What I learned about writing in the 15 items or ‘less’ grocery store line



I was going to title this blog post: a hippy, a nun, and a guy who was trying to pretend that his wife was buying the five bags of chips in his grocery cart were in the 15 items or 'less' line up at Safeway. But it sounded too much like the intro to a really bad joke. (But seriously it happened.)  

Then I was going to title this blog post: what I learned from the hippy who butted in line in front of me in the 15 items or ‘less’ line, but that was a tad long.  

The first thing we’ve all learned is that the sign is grammatically incorrect. It should be 15 items or fewer … but try telling them that.

I’ve had four experiences in this line up recently that have led me to contemplation.

The first happened when apparently I had 16 items. It was the after-work rush hour and all of humanity was picking up a few items on the way home from work, and the supermarket didn’t have enough cashiers on duty. 

I stood in line with my basket stretching my arms and my patience as it got heavier with every second. I finally unburdened it and my wallet when I was rung through the cash register. The cashier, thinking she’d do me a ginormous favour and impart upon me some life advice – advised me that I had 16 items, and that next time I should go in one of the other lines. I advised her that the should hire some more cashiers and then maybe I would have gone in the other line, and that I didn’t want her imposing her ‘rules’ on me.

And don't butt in! 
The second incident went a little like this: 
Me in line, arms stretched to the breaking point as I’m clutching my basket, my fingers about to break off when a hippy, guitar slung over shoulder, butts in line in front of me. And I’m all like: ‘dude, there’s a line up here.’ And he’s all like ‘oh, I’m sorry, sorry, there’s a line up? Sorry, do you want me to go behind you? I just needed some fruit.’ (Typical polite Canadian hippy).   

So, I let him stay and plopped down my stuff next to his orange and banana. Then we had a lovely conversation about how there are too many rules in society (not to mention Safeway) and how he just wants to play his music for all to enjoy and didn’t realize he needed a busker’s licence. Turns out he's prevented from making a living for ten days while his licence is processed.

During third incident I was stuck behind a man and a woman with way more than 15 items. Indeed, I counted them because it took them so long to put them on the belt – there was like, 40 items. I thought they would tell the cashier to split them and ring them in separately so it would look like they had fewer items, but no, they just kept piling them on the belt. I was going to go all ‘dude, can you count …?’ on them but decided not to. Decided to practice patience. Thought karma, in the guise of the cashier, would get them. Not only did they get by karma unscathed, they held a prolonged argument with the cashier over the sale price of the multitude of boxes of individual pizzas versus the prices of the multitude of boxes of full size pizza boxes.  At one point the woman of the couple went and checked the price. While I, with a scowl on my face, did the typical Canadian thing and gave them dirty looks.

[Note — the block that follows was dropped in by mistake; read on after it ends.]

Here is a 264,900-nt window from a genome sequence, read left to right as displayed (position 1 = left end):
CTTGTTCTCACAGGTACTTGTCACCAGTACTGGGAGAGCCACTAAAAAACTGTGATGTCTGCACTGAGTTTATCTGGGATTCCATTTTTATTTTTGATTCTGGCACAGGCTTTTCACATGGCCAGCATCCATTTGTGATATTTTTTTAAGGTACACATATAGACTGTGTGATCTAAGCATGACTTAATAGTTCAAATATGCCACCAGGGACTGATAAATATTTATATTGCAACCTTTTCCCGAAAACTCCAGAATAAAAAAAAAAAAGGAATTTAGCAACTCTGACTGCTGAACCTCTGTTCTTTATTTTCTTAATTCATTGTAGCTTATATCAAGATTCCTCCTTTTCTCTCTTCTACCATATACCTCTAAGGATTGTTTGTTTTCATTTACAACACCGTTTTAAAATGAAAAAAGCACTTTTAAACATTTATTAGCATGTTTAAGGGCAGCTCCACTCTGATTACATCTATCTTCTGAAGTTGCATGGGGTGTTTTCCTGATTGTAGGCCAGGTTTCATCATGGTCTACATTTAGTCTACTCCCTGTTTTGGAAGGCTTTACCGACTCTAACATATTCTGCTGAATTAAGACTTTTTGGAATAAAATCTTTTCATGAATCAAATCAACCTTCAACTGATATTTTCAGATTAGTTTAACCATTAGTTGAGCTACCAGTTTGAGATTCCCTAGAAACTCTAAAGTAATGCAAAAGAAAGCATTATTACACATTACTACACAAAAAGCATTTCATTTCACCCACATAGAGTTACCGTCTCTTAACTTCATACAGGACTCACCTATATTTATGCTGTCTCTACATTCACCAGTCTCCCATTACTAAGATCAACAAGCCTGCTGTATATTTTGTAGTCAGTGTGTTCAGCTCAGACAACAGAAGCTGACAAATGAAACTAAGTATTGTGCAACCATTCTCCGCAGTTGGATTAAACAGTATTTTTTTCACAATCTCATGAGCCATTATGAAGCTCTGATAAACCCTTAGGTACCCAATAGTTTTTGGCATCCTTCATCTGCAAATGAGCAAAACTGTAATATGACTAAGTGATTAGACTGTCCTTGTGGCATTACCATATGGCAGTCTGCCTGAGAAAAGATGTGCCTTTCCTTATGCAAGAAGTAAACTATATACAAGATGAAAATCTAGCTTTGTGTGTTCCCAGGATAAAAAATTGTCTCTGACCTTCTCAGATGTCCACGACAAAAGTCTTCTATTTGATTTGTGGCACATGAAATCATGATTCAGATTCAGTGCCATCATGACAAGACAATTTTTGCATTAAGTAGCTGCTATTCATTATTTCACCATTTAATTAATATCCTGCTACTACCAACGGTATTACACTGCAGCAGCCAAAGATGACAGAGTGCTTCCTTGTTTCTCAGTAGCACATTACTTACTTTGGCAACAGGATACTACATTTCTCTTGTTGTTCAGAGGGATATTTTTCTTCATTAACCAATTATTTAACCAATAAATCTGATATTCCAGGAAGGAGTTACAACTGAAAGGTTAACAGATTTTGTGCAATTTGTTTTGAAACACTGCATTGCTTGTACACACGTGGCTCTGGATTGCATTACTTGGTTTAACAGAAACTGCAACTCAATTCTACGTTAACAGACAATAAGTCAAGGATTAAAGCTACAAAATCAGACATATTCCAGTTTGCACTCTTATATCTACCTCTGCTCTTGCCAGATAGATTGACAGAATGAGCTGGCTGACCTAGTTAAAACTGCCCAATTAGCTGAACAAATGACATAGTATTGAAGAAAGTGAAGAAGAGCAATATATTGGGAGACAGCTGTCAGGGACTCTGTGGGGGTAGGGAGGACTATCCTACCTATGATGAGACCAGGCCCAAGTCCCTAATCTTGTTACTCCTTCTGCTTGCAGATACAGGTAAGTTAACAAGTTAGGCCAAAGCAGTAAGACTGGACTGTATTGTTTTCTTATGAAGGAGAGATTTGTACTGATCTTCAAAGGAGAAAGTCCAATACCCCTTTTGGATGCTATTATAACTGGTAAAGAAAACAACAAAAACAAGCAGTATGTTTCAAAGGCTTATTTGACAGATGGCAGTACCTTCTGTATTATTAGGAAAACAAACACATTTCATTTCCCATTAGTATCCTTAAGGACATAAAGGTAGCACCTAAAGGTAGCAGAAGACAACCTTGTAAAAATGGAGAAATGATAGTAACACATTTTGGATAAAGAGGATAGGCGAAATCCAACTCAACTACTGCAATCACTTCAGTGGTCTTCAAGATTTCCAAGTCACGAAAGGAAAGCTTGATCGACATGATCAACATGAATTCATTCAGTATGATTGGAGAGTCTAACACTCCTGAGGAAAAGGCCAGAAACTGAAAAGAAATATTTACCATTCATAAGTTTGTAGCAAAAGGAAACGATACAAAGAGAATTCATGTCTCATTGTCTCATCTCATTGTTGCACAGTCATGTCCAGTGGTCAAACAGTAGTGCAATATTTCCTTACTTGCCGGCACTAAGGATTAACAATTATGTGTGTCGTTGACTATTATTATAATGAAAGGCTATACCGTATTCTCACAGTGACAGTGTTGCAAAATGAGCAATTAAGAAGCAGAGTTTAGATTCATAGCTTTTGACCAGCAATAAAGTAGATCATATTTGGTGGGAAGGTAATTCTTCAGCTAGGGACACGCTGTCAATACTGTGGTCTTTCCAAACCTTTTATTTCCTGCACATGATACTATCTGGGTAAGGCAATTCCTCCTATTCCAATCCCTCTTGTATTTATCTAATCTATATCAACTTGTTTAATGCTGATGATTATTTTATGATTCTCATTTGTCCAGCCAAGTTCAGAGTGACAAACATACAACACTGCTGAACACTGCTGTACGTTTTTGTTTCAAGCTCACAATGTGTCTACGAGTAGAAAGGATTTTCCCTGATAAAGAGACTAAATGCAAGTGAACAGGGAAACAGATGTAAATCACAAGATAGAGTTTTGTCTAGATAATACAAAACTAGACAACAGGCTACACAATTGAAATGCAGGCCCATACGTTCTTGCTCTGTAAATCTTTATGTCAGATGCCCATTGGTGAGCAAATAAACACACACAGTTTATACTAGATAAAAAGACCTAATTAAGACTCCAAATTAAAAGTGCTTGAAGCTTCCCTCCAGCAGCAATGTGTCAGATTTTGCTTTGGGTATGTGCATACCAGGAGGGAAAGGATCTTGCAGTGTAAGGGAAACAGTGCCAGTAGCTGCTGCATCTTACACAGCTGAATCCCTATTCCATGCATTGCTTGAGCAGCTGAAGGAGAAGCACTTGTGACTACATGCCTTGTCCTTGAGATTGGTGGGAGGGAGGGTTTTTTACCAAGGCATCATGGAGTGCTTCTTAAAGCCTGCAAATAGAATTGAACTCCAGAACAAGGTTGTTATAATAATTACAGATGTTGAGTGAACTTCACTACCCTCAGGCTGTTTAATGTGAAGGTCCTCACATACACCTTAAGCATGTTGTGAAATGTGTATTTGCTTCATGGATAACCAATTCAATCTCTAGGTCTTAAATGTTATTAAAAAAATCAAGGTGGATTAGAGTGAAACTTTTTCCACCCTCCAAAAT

Then yesterday, once again, in the slow line up, with not only the slowest cashier, but one who was in training to boot. When I got to him he asked how I was and I said: ‘fine, and I’d like to get through this as fast as possible.’ Did he increase his speed in the least? No. He was automatron slow and I was ready to bite someone.

What did I learn from all this and what does it have to do with writing?

Good question – I’ll let you know when I figure it out.

How about this: don’t tell me about the character; show me the character through action and dialogue. How I reacted in those four situations showed you something about me as a character (a complex character, I often have to remind my friends and family).  

How your character reacts to stresses and barriers to getting what s/he wants shows me what the character is made of.

Oh yeah, this is also what I learned: Don’t go shopping. Don't talk to strangers (unless they are hippies and nuns). Stay in your sasquatch cave. 


Comments

JennaQuentin said…
Ahhh! Life! I loved being in the priority lane and everyone in front of me trying very very hard to ignore my huge pregnant tummy. I think someone ONCE let me through. Thanks for sharing the grocery stories!
Jan Markley said…
That's funny Jenna! Glad to hear other's have issues in cashier line up!